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May 25, 2004

Congratulations to Leroy J. Rolling of LJR Enterprises and to everyone else who had a hand in restoring the front of the LJR store on the south side of the square. And of course that includes J.W. Shepherd, owner of the building. Our Perry Main Street organization has been working closely with Mr. Rolling, Mr. Shepherd and other principals in hopes of making the restoration a successful undertaking. Indeed it is, thanks to all concerned.

The old Famous Store has been gone many years but many of us still recall it fondly. It was the largest department store in Noble County and it drew customers here from all over north-central Oklahoma. A principal feature of the front entrance was the use of glazed, black ceramic tiles beneath and around the show windows, where quality wearing apparel was shown by the Gottileb brothers, who owned the business. The included the brothers, Morris, Rudolph and George, and at one time in the early days, another brother, Sam, who died fairly early in life. All the brothers are now deceased. Morris had a daughter, Ann, who lives in Norman/Rudolph had two daughters, Ethel Maurice, now of Stillwater; and Edith, of Oklahoma City. George and Sam had no children. The brothers did not make the Cherokee Strip run in 1893, but they were early arrivals. This is not so much a story about the Gottliebs, though they deserve a feature focus one of these days, as it is about their store, the Famous.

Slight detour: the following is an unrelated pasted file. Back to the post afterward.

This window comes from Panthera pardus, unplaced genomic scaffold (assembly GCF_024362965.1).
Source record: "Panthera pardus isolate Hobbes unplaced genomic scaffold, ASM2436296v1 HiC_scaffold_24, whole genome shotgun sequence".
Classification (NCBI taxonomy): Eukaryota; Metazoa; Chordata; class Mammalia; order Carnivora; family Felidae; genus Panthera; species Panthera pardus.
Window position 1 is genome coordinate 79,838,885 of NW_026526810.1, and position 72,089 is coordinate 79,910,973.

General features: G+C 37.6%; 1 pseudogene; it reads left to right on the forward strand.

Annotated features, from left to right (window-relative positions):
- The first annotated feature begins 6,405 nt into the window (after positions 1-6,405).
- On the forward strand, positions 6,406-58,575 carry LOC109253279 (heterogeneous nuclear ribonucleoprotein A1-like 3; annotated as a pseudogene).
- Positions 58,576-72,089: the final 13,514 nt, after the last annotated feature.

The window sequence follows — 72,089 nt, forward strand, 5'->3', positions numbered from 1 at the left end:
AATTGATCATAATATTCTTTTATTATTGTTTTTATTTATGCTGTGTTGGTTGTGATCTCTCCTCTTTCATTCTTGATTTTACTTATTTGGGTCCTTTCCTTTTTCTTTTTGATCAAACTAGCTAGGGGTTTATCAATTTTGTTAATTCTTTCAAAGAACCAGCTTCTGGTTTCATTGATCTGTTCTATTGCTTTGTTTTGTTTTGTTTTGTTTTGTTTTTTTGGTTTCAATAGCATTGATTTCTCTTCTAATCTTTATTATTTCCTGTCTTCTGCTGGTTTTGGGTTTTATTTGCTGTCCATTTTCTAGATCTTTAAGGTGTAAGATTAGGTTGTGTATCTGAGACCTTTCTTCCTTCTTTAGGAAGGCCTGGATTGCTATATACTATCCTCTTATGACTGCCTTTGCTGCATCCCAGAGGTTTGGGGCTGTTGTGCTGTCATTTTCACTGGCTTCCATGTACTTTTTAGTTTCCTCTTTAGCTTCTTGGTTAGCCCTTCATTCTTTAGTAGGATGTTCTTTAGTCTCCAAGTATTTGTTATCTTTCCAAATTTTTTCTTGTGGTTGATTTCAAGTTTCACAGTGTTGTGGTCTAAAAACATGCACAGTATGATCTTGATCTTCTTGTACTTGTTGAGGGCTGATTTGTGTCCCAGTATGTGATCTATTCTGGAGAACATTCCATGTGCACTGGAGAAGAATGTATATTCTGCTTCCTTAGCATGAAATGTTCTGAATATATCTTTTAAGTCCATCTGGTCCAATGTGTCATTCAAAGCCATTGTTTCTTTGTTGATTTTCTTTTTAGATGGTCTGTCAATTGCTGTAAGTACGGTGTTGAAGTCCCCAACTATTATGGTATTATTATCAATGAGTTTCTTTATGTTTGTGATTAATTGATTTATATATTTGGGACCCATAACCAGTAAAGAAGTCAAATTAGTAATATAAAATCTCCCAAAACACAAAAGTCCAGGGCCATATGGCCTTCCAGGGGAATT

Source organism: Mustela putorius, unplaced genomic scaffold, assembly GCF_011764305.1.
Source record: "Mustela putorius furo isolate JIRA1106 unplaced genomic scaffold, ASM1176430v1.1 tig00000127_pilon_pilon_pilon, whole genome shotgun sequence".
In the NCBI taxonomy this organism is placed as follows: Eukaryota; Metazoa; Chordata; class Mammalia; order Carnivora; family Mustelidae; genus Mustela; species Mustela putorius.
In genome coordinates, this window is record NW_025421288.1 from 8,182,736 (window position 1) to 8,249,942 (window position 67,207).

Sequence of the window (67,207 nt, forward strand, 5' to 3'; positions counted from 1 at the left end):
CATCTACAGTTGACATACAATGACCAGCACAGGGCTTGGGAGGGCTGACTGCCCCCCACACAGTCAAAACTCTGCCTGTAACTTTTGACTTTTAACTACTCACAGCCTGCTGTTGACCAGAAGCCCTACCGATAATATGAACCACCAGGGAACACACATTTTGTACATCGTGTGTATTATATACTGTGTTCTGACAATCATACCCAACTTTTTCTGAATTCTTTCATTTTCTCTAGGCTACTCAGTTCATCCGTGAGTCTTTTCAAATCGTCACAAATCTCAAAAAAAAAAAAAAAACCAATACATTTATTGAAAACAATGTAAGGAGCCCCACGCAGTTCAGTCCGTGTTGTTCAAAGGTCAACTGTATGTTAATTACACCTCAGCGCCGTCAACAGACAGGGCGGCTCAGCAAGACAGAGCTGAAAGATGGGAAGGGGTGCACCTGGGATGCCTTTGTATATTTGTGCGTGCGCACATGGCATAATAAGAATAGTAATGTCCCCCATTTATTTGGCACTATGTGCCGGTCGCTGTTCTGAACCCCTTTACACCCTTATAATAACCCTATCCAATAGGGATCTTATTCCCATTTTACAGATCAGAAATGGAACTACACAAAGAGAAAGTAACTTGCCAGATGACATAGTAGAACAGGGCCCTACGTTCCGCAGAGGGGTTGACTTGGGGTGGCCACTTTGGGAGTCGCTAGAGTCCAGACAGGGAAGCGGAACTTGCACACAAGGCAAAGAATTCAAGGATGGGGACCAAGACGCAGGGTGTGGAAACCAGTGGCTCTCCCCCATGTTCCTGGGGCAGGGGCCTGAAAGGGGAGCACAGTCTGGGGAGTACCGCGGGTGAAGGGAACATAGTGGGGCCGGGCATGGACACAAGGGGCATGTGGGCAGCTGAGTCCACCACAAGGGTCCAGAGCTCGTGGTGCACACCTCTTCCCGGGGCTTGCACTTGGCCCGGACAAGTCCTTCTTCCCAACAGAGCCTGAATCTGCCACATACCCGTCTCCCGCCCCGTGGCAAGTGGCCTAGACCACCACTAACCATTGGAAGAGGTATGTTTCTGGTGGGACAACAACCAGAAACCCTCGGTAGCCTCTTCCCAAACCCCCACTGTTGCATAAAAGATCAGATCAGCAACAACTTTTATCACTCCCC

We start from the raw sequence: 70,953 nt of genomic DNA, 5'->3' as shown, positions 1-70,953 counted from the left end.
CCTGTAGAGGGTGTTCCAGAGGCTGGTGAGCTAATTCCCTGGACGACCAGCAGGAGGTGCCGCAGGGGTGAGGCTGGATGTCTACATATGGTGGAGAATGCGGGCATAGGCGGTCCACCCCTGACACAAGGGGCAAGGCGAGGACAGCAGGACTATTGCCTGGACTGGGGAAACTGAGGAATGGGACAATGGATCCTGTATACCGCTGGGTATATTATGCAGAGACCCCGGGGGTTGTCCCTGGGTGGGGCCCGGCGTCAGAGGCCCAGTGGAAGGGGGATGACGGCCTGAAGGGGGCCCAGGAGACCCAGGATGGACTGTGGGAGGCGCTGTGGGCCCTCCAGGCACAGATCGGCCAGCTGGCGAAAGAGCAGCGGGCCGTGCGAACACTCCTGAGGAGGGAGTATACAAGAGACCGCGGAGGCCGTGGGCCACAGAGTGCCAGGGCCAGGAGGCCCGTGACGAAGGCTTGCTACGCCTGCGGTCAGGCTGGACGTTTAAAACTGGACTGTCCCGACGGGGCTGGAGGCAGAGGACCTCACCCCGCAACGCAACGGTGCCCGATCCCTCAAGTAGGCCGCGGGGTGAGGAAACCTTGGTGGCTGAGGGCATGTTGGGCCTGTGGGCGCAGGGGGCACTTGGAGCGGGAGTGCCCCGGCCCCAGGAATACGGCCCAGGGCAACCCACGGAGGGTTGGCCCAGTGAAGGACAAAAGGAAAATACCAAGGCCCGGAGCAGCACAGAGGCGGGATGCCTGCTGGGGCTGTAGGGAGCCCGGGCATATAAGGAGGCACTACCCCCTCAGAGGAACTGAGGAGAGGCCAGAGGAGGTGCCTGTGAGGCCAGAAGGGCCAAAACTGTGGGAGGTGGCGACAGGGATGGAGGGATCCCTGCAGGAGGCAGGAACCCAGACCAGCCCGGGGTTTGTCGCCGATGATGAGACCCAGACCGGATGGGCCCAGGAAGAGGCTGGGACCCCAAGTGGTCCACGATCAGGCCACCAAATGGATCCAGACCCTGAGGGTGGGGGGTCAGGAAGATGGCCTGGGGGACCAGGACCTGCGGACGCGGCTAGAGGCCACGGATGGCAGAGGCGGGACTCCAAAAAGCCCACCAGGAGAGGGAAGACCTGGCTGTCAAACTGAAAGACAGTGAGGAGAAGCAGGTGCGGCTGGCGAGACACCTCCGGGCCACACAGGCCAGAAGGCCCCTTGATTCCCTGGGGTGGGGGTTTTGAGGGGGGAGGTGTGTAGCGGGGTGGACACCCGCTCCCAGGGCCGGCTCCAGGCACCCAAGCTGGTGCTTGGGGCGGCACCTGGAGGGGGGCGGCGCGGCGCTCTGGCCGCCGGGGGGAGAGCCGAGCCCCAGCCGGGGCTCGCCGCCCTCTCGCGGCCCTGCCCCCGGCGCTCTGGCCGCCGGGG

The Famous had show windows across the 50-foot front of the building. Quality merchandise for men, women and children was displayed there in a central island window standing in front of the recessed display window behind it.

The tiles have been there all along, Leroy tells us. They were hidden by an aluminum veneer placed there years ago when the front of the two-story building was brought up to date. Some of them still bear the drill marks where aluminum was attached, and it may be necessary in time to replace those tiles.

For me, this has been a memorable trip down memory lane to another era in Perry America, when retailers throbbed with time and effort to provide families of this area a wonderful assortment of fashionable things to see in brightly lit show windows. It's good to know that others enjoy a reflective thought about them every now and then.